Here’s a very interesting article by Attorney James McDonough
Last week, the Ninth U.S. Circuit Court of Appeals ruled that medical marijuana dispensaries cannot claim business expenses to the IRS as other commercial enterprises.
According to Forbes, the decision is considered a financial setback for medical marijuana dispensaries because, with business deductions being disallowed, they must pay taxes on 100 percent of their gross income. The decision is a blow to dispensaries across the country that have flourished in states that voted to legalize the use of medicinal marijuana.
In the case of Olive V. Comm., the Ninth Circuit upheld the federal tax law to disallow tax deductions despite the legal status of dispensaries in California. According to Judge Susan Graber, the Court affirmed Sec. 280E of the federal tax code that denies deductions for the expenses of “trafficking in controlled substances.” The ruling stated that a medical marijuana dispensary cannot deduct expenses from taxable income because their only commercial product is a controlled substance prohibited by federal law. Despite the various services offered by the taxpayer in the case, the Court ruled that since marijuana sales were the only activity in which the taxpayer engaged in with the “intent of realizing a profit”, it was therefore a “trade or business” involved in trafficking a controlled substance, and thus not eligible for expense deduction.
The case involved Martin Olive, owner and operator of the Vapor Room in San Francisco, who appealed a Tax Court ruling to deny his business expense deductions. In the appeal, Olive argued that Sec. 280E’s use of the phrase “consists of” applied to the Vapor Room because it offered other services in addition to marijuana sales, thereby entitling the enterprise to expense deductions.
However, since these services were free, the Court ruled that all of the $655,000 in business expenses from the Vapor Room between 2004 and 2005 were disallowed. The Court also rejected Olive’s argument that the Vapor Room was entitled to deductions under Californians Helping to Alleviate Medical Problems, Inc. v. Comm, which allowed expense deductions related to sales of counseling and caregiving services. In that earlier case, the court held that section 280E does not preclude petitioner from deducting expenses attributable to a trade or business other than that of illegal trafficking in controlled substances simply because petitioner also is involved in the trafficking in a controlled substance. Judge Graber stated that the Vapor Room could not deduct any such expenses because the business did not charge for those services, and marijuana sales are not considered counseling and caregiving services.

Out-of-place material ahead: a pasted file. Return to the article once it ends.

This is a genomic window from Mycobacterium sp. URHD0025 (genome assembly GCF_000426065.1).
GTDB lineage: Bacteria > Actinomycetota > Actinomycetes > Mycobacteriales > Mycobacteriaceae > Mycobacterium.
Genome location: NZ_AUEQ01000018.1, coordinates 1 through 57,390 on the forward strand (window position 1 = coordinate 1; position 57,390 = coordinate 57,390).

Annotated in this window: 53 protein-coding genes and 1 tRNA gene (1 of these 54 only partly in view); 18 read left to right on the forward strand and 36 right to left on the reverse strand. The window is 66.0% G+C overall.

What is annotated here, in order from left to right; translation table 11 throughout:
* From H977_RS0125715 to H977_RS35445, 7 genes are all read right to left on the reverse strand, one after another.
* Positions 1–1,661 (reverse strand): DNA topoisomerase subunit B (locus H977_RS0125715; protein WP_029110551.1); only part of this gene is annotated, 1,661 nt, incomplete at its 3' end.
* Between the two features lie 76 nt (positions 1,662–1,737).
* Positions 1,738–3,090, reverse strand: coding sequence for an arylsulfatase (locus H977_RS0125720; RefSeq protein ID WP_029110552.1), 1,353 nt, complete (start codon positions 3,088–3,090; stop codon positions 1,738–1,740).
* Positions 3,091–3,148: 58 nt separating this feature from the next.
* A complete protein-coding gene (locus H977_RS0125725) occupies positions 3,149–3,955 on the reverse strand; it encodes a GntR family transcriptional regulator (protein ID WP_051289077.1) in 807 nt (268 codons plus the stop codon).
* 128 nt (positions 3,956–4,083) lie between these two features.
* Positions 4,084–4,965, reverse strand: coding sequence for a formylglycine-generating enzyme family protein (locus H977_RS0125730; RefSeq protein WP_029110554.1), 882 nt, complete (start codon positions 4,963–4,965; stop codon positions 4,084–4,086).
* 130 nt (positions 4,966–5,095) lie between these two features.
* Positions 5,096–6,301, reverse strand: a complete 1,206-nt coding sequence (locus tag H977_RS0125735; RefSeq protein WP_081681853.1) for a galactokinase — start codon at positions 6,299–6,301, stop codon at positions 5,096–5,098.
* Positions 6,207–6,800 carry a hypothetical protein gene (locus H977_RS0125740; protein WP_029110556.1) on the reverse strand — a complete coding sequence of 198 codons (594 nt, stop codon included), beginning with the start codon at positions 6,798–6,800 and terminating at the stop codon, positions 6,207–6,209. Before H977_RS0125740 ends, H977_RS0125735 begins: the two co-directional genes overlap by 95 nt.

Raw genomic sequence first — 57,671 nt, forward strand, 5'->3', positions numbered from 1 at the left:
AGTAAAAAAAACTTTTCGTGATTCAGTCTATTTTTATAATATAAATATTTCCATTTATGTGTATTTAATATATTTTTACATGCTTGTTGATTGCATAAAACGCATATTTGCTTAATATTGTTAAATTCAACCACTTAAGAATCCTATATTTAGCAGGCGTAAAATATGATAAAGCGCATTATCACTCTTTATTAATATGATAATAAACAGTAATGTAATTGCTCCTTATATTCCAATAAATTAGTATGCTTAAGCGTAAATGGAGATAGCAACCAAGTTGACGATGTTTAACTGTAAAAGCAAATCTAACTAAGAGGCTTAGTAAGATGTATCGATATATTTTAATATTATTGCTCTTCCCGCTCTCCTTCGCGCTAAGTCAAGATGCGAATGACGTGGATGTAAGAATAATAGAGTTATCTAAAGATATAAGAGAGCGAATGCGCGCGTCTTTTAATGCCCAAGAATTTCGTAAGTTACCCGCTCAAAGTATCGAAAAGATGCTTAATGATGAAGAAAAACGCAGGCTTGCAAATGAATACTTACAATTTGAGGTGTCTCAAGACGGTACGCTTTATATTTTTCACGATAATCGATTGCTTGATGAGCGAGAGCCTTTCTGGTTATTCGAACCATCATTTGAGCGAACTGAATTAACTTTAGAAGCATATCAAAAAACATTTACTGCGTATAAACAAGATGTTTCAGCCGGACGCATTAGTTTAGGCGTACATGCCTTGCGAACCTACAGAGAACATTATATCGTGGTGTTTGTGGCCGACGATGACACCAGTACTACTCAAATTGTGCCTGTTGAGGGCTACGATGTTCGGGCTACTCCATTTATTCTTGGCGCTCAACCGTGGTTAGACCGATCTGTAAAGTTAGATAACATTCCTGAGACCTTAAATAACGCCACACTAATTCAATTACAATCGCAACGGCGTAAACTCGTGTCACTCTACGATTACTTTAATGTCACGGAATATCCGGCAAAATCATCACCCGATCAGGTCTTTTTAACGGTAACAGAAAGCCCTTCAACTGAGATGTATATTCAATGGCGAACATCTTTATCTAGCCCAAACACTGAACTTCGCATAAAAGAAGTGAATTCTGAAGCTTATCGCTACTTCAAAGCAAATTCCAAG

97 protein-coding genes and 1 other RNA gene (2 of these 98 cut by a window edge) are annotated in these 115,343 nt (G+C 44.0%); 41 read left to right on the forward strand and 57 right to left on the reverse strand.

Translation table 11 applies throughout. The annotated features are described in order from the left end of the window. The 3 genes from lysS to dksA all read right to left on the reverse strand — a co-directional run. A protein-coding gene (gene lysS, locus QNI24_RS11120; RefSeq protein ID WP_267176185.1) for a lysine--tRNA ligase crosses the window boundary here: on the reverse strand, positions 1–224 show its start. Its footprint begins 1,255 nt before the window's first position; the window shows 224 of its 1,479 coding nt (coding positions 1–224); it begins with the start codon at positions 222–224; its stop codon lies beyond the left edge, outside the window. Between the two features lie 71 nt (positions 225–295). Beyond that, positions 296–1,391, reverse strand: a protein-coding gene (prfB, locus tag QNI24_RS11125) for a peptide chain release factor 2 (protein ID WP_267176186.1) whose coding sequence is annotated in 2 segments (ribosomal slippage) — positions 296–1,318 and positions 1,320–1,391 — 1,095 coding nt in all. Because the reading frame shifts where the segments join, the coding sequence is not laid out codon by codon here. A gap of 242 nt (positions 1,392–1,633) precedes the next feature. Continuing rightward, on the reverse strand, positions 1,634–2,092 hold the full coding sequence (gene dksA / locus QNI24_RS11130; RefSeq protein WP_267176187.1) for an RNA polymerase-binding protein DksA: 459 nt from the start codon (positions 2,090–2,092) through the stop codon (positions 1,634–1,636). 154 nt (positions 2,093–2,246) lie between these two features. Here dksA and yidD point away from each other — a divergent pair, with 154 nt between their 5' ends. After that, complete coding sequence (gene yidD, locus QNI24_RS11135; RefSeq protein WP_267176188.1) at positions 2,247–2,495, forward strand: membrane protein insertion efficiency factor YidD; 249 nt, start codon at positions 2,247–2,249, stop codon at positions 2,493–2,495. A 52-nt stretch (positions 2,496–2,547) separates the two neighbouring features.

Room for optimism
Although the ruling bans tax deductions for enterprises with marijuana sales as their sole source of revenue, dispensaries are eligible for standard business expense deductions for additional products for sale. In an interview with the SF Gate, Olive’s lawyer Henry Wykowski noted that medical marijuana dispensaries can claim expenses from sales of other commercial products, including food and services. The difficulty will be apportioning business expenses between the permissible activities and the impermissible activity
“The decision will benefit dispensaries that sell a variety of products including those that are not cannabis,” explained Wykowski. “I don’t think it’s a blow to the industry at all.” However, the decision was not a “win.”
A recent ABA Journal article reported on the application by a marijuana trade group for a Colorado state credit union charter because banks were unwilling to accept cash deposits from dispensaries. It will be interesting to learn if that application is granted.
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